In a heavily fortified presidential palace on an island in Mongoba, Equatorial Guinea, Gambia’s former autocratic ruler Yahya Jammeh is boxed in a well guarded high-fenced home, making access to him difficult.
A journalist from Equatorial Guinea, whose repeated request to interview Jammeh were rejected said the ousted military strongman “is deeply isolated and is restricted.”
“My sources within the Ministry of the Interior and National Security have confirmed to me that the former dictator is constantly monitored and is not even allowed to move out of his government allocated residence without prior notice,” the journalist told The Standard.
Jammeh is a farmer and before he made a political fumble that sent him to exile, he planned to retire on his farm, just a few miles from the Gambia’s southern border with Senegal.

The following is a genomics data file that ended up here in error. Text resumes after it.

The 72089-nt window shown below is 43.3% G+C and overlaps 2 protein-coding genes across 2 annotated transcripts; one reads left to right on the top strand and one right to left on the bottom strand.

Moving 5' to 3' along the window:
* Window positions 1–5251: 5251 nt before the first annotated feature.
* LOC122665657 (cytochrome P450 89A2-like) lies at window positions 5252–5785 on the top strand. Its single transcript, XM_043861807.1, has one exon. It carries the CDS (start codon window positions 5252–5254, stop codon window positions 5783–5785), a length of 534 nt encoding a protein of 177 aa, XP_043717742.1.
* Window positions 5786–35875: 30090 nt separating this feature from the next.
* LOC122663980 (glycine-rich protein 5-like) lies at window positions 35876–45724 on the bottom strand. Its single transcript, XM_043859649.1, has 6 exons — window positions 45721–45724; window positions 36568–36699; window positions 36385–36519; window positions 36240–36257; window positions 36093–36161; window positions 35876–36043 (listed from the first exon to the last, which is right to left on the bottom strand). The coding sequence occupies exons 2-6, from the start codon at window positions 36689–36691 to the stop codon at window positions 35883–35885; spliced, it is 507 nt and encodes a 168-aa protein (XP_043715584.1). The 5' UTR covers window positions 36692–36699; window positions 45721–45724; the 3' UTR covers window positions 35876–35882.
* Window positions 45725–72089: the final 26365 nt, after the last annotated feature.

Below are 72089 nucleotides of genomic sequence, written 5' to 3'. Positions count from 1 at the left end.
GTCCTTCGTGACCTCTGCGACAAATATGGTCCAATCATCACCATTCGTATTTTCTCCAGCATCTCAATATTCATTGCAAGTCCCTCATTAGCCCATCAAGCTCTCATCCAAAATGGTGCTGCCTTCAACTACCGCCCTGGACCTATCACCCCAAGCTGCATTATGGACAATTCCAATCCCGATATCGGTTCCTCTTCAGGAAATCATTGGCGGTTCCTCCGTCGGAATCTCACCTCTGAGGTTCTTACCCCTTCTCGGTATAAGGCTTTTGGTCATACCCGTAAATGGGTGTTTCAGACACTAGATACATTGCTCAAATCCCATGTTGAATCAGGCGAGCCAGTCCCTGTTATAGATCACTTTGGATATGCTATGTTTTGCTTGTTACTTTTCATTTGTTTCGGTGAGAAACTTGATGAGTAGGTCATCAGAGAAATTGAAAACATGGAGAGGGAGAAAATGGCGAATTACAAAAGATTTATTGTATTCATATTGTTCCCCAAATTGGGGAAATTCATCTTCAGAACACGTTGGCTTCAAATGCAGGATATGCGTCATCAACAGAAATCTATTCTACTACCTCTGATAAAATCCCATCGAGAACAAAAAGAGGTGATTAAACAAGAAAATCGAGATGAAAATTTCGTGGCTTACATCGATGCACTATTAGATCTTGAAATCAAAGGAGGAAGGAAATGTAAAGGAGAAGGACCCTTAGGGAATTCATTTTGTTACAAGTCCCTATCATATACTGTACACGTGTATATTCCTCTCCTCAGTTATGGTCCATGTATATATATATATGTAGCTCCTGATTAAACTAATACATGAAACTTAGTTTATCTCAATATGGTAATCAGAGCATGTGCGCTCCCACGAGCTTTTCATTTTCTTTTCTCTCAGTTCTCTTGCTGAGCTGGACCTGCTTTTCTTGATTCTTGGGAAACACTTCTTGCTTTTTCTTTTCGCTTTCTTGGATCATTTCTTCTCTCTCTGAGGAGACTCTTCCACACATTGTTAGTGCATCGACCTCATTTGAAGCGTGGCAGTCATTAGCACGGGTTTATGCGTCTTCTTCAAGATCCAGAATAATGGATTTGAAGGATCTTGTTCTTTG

He has been given a farm by the Equatorial Guinean leader, Theodore Obiang, whose son and vice president, Teddy Obiang was given a three year suspended sentence for corruption by a court in France.
“He is confined to either his house or the farm that the government allocated him where he is farming cacao, plantain, and other crops,” said the journalist.
Jammeh is living a quiet life in the Spanish speaking Central African nation. A picture of him and President Obiang on his new farm appeared on the internet, some showing the ex-leader clearing a bush.
Jammeh ruled The Gambia for 22-years and is accused of human rights violations and corruption. An international campaign has been launched to have him returned to The Gambia to face trial.
West African leader negotiated to have Jammeh hosted in a country where he can receive genuine African hospitality but Jammeh agreed to go to Equatorial Guinea, a nation of fewer than 1.5 million people with no extradition pact with The Gambia.
Obiang rules Equatorial Guinea with an iron-fist and is accused of corruption and human rights abuses. The small nation is one of the few countries that is not a member of the International Criminal Court.